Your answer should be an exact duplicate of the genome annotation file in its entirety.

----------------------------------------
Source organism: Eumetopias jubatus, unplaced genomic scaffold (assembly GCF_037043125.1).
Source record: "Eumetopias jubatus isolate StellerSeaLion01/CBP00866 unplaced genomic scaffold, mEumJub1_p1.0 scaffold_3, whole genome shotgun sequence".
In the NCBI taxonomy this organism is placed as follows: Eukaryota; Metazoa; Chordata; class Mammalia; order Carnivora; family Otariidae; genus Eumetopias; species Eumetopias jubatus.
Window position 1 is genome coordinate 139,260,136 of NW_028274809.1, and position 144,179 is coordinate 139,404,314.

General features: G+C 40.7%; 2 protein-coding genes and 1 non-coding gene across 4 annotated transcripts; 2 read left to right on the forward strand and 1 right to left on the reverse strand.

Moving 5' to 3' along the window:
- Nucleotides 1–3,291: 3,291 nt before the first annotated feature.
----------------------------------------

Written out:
Source organism: Eumetopias jubatus, unplaced genomic scaffold (assembly GCF_037043125.1).
Source record: "Eumetopias jubatus isolate StellerSeaLion01/CBP00866 unplaced genomic scaffold, mEumJub1_p1.0 scaffold_3, whole genome shotgun sequence".
In the NCBI taxonomy this organism is placed as follows: Eukaryota; Metazoa; Chordata; class Mammalia; order Carnivora; family Otariidae; genus Eumetopias; species Eumetopias jubatus.
Window position 1 is genome coordinate 139,260,136 of NW_028274809.1, and position 144,179 is coordinate 139,404,314.

General features: G+C 40.7%; 2 protein-coding genes and 1 non-coding gene across 4 annotated transcripts; 2 read left to right on the forward strand and 1 right to left on the reverse strand.

Moving 5' to 3' along the window:
- Nucleotides 1–3,291: 3,291 nt before the first annotated feature.